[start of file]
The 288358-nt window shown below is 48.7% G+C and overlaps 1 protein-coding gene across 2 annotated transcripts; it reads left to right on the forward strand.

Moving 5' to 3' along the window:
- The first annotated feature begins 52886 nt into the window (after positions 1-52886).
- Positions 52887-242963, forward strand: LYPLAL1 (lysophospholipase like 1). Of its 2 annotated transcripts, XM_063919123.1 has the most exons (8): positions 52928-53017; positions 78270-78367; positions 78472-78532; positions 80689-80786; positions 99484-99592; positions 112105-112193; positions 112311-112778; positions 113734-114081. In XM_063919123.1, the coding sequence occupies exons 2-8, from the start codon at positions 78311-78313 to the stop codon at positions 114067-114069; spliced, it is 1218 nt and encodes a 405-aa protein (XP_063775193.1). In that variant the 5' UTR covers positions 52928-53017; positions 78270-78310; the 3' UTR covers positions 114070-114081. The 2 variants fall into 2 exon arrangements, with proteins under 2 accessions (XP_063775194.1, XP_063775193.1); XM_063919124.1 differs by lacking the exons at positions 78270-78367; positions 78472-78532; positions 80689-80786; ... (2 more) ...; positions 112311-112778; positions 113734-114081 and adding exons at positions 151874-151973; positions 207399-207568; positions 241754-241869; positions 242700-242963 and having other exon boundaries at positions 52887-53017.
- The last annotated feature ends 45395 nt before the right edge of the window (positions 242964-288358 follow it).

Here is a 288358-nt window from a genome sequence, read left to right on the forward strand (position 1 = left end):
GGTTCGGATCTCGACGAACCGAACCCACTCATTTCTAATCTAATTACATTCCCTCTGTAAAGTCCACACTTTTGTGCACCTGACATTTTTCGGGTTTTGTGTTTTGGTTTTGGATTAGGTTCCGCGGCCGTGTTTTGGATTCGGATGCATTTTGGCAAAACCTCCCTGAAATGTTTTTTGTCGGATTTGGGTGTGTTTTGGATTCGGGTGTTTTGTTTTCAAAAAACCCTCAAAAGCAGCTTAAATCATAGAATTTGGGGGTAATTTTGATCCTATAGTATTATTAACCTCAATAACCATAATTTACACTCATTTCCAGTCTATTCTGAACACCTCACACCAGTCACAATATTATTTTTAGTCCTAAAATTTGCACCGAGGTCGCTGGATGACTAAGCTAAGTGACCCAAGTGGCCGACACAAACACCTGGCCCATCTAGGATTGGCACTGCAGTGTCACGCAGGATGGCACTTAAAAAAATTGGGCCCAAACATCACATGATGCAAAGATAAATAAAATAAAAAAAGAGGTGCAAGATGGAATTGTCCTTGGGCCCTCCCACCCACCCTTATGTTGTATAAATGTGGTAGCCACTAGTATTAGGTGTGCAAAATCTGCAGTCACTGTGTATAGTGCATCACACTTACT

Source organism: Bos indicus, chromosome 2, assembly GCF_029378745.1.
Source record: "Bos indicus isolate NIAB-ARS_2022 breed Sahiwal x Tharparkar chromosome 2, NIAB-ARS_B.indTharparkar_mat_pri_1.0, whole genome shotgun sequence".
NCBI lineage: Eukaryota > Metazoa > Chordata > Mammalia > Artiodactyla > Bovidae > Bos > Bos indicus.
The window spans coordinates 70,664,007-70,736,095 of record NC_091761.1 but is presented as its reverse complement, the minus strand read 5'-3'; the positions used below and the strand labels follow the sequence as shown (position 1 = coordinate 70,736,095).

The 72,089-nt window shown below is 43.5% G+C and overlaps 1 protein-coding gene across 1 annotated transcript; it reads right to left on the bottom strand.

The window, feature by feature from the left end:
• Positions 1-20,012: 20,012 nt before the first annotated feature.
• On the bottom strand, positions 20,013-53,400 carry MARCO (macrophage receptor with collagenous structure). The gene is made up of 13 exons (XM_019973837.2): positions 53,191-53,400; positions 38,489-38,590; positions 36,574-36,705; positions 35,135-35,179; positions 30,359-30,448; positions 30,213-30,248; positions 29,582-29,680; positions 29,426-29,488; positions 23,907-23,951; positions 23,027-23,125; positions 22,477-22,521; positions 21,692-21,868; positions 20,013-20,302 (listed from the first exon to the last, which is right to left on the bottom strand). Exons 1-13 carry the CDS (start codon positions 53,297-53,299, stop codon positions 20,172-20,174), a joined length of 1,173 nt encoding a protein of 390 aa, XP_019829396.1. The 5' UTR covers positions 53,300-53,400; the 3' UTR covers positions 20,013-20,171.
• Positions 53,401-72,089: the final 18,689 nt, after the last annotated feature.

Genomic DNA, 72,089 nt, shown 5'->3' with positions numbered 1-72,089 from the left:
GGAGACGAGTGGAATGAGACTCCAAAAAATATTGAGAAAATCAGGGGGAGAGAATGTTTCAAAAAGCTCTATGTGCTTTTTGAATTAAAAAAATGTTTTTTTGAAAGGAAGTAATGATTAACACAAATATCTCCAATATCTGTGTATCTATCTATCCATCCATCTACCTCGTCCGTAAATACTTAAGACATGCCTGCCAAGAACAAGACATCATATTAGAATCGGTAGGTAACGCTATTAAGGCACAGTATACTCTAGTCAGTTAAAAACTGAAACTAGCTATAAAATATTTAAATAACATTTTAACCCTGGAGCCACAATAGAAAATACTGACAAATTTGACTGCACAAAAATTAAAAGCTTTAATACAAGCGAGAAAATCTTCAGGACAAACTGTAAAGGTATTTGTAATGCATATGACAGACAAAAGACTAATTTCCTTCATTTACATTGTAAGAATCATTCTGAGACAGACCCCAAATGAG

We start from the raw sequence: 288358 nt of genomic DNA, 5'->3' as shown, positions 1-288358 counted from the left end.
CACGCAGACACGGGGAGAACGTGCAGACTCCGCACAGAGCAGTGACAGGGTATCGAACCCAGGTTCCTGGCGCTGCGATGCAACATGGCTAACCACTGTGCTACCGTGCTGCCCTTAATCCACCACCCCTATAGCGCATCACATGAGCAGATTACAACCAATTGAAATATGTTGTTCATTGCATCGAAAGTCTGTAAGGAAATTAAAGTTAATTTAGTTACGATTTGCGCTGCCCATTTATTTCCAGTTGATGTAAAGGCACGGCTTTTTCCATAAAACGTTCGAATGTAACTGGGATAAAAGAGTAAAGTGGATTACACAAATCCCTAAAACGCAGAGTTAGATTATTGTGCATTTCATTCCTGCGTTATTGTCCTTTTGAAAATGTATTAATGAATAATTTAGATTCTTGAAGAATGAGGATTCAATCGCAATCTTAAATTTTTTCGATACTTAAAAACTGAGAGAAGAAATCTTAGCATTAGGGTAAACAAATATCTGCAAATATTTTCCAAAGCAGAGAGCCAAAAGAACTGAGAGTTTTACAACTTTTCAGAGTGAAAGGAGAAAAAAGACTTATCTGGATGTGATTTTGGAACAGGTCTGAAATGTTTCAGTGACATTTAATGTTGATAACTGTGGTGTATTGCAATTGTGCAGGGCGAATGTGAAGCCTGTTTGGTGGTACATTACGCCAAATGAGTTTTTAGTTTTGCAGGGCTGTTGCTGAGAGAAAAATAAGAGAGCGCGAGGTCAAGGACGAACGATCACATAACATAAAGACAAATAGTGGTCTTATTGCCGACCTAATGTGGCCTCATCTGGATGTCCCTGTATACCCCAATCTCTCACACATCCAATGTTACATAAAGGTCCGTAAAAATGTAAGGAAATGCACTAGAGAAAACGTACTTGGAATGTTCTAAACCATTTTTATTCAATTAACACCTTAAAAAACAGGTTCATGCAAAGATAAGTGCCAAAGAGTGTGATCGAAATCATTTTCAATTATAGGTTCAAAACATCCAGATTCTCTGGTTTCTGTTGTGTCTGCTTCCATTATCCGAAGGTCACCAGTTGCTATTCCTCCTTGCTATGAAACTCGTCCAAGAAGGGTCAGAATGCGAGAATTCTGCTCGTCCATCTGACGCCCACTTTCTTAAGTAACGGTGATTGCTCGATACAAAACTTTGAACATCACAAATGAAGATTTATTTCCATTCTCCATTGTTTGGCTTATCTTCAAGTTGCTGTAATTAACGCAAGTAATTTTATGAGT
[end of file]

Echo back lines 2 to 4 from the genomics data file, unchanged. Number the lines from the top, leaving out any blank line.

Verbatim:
Moving 5' to 3' along the window:
- The first annotated feature begins 52886 nt into the window (after positions 1-52886).
- Positions 52887-242963, forward strand: LYPLAL1 (lysophospholipase like 1). Of its 2 annotated transcripts, XM_063919123.1 has the most exons (8): positions 52928-53017; positions 78270-78367; positions 78472-78532; positions 80689-80786; positions 99484-99592; positions 112105-112193; positions 112311-112778; positions 113734-114081. In XM_063919123.1, the coding sequence occupies exons 2-8, from the start codon at positions 78311-78313 to the stop codon at positions 114067-114069; spliced, it is 1218 nt and encodes a 405-aa protein (XP_063775193.1). In that variant the 5' UTR covers positions 52928-53017; positions 78270-78310; the 3' UTR covers positions 114070-114081. The 2 variants fall into 2 exon arrangements, with proteins under 2 accessions (XP_063775194.1, XP_063775193.1); XM_063919124.1 differs by lacking the exons at positions 78270-78367; positions 78472-78532; positions 80689-80786; ... (2 more) ...; positions 112311-112778; positions 113734-114081 and adding exons at positions 151874-151973; positions 207399-207568; positions 241754-241869; positions 242700-242963 and having other exon boundaries at positions 52887-53017.